Republished from the author’s website – http://jamalbadawi.org
Siyam (fasting) is the one of the main pillars of Islam. It is mentioned in the Quran and Sunnah. In the Quran we read:
O ye who believe! Fasting is prescribed to you as it was prescribed to those before you that you may remain conscious of Allah [or so that you may learn self- restraint]… (2: 183)
Prophet Muhammad (peace be upon him) said:
“Islam is built on five pillars; to testify that there is no god but Allah and that Muhammad is His Messenger; to perform (the five daily) prayers; to give in charity (Zakah); to fast (during the month of Ramadan) and to make Pilgrimage if one is able to.” (Authenticated by Al-Albani)
Based on the Quran and Sunnah, it has been the consensus of Muslims throughout history that rejection of the legitimacy (mandatory nature) of fasting is tantamount to rejection of Islam as well. Prophet Muhammad said:
“Whoever breaks the fast of one day of Ramadan, without a valid excuse or (not due to) illness, fasting forever will not make up for it (i.e. the missed day) even if he /she did fast it.” (Al-Bukhari)
To emphasize the blessings of the month of fasting, he also said, at the outset of Ramadan one year:
“A great month, a blessed month, containing a night which is better than thousand months has approached you people. Allah has appointed the observance of fasting during it as an obligatory duty, and the passing of (a part of) its nights in prayer as a superrerogatory (voluntary act of) worship. If any person draws near to God during it with some non-mandatory good act, he/she will receive reward equivalent to the reward of one who fulfils an obligatory duty in another month, and any person who fulfils an obligatory duty in it will be like one who fulfils seventy obligatory duties in other months.”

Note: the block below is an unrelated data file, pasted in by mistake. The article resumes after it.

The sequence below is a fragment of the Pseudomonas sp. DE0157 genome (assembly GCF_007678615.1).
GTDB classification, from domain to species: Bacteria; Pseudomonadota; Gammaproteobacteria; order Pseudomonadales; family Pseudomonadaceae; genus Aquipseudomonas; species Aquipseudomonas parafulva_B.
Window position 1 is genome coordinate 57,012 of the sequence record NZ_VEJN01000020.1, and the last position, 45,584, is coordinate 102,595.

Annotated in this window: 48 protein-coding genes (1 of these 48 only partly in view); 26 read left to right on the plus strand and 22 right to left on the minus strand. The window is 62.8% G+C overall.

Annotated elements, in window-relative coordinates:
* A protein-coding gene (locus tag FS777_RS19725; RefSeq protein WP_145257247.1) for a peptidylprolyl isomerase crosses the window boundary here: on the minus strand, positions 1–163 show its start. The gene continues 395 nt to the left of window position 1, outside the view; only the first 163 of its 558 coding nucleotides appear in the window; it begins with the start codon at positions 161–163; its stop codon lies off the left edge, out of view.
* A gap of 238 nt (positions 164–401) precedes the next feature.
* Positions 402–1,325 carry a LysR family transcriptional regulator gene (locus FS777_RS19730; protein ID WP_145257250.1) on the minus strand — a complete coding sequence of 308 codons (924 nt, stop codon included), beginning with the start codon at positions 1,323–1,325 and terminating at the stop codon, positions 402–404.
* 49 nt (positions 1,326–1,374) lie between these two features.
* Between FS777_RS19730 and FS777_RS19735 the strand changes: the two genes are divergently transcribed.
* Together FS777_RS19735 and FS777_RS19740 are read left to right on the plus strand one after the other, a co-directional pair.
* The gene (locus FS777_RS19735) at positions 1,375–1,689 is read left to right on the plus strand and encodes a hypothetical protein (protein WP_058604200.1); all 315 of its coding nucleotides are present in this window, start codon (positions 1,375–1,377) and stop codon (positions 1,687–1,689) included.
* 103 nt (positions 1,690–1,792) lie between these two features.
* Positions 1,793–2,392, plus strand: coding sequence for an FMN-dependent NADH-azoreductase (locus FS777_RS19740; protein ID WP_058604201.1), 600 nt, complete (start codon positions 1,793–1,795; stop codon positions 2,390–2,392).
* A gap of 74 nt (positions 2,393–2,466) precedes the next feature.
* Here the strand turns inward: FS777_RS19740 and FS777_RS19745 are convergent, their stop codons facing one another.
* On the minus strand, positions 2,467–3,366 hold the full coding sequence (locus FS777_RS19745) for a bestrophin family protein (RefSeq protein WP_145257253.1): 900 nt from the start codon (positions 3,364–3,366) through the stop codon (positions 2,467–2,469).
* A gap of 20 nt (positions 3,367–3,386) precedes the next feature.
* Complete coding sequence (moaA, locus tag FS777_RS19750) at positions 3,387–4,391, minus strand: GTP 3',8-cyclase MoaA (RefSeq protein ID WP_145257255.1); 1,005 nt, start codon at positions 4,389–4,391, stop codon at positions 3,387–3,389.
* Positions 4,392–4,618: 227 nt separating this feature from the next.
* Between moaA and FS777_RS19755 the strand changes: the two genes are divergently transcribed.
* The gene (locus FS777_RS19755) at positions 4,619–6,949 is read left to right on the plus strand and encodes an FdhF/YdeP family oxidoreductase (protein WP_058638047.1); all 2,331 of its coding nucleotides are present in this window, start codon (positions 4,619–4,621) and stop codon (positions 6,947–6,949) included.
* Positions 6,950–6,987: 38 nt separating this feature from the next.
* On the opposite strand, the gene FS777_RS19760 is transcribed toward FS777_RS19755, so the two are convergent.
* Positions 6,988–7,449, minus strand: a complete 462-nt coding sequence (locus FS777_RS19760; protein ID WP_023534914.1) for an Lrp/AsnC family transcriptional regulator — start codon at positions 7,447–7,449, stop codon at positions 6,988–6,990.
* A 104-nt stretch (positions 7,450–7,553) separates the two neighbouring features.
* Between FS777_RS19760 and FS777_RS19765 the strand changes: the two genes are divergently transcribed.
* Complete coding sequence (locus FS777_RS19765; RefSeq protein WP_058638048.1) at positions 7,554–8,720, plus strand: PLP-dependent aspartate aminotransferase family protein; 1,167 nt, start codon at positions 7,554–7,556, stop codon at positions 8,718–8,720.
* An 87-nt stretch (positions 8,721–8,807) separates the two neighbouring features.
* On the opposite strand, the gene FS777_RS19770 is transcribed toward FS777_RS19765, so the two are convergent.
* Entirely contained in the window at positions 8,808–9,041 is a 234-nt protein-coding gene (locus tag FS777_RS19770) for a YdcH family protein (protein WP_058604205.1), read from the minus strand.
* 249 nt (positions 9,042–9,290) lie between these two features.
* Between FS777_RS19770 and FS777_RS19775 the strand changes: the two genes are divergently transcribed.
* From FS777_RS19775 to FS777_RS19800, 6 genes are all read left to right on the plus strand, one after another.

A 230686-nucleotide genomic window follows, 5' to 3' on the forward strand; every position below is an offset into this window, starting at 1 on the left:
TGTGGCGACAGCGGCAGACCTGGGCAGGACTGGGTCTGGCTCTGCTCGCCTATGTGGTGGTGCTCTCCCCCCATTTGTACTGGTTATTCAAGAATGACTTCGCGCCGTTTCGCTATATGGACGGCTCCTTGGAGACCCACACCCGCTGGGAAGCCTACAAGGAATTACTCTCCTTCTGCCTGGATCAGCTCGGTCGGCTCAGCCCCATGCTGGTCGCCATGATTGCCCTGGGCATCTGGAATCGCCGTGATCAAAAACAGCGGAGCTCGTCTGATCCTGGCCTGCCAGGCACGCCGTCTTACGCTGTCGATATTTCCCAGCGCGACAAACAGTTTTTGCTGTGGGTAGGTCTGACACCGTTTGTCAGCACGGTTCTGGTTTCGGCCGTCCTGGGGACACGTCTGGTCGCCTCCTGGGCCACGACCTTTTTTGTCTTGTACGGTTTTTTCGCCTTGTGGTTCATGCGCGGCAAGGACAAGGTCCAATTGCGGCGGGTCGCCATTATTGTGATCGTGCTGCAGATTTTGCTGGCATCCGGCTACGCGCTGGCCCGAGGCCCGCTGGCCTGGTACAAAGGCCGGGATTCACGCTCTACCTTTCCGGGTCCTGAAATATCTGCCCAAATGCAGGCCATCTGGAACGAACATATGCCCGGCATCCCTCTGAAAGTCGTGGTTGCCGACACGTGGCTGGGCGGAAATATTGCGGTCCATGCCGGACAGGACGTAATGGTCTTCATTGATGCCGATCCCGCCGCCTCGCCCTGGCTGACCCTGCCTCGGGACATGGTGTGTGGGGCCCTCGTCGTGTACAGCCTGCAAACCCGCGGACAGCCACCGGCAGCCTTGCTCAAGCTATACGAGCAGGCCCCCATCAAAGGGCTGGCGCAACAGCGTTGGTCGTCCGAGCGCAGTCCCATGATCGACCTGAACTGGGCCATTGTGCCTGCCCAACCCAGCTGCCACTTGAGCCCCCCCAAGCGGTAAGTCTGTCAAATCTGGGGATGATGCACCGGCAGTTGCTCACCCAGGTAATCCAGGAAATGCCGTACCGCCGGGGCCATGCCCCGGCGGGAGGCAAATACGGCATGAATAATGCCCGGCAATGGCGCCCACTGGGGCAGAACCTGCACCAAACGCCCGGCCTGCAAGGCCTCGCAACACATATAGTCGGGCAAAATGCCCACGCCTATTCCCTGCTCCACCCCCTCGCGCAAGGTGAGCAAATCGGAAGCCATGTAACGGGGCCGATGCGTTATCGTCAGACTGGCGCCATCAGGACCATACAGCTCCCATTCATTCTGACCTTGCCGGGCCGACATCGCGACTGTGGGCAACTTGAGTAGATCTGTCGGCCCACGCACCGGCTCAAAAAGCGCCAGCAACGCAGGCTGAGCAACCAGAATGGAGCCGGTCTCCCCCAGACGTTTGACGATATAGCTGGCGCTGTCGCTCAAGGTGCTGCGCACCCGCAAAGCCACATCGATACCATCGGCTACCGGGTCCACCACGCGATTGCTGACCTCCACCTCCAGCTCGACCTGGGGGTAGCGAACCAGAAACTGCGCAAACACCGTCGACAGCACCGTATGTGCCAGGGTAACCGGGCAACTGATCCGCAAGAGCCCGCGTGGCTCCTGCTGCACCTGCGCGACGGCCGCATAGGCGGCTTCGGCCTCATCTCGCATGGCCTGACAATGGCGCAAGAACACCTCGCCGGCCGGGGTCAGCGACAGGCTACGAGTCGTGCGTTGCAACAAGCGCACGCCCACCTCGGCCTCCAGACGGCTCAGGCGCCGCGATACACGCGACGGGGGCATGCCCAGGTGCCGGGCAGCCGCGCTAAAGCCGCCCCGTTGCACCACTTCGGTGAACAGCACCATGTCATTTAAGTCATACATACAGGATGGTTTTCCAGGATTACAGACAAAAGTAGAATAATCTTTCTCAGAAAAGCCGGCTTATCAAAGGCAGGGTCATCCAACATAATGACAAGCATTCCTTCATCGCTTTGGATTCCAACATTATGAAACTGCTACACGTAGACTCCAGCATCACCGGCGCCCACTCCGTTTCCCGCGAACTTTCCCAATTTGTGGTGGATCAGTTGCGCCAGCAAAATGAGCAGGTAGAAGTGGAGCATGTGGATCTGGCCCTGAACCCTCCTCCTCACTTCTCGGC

It is the month of endurance and the reward of endurance is paradise. Prophet Muhammad said:
“It is a month whose beginning is mercy, whose middle is forgiveness and whose end is freedom from hellfire.” (Authenticated by Al-Albani)
In another hadith, he said:
“He/she who fasts during Ramadan with faith and seeking reward from Allah, Allah will forgive his/her past sins. And he/she who prays during the night in Ramadan with faith and seeking reward from Allah, Allah will forgive his/her past sins. And he/she who spends the Night of Power and Excellence (Lailat-ul-Qadr) in prayer with faith and seeking reward from Allah, Allah will forgive his/her sins.” (Al-Bukhari)
Significance of Fasting
Like other injunctions of Islam, the benefits of fasting are not exclusively “spiritual” or “temporal”. In Islam, the spiritual, moral, social, economic and political aspects are all inter-related and integrated, constituting a consistent and cohesive whole. The significance of fasting is discussed under four subheadings; spiritual and moral, psychological, social, physical and medical.
Spiritual and Moral Elements
– Fasting above all is an act of obedience, love and submission to God. This submission and commitment is based upon the love of God and the earnest effort to gain His pleasure and to avoid His displeasure. If this is the only reason for fasting, it suffices.
– Fasting is an act of acknowledgement of God and of His countless favors upon humankind.
– Fasting is an act of atonement for one’s sins and infractions. As the Prophet Muhammad said:
“Whoever fasts the month of Ramadan motivated by Iman (Faith) and seeking the pleasure of Allah, his/her past sins are forgiven.” (Al-Bukhari)
– Fasting trains the believer in taqwa (to be conscious of God). If a person, willingly, refrains from lawful food and sex during the fasting period, he/she is likely to be in a better position to refrain from the unlawful.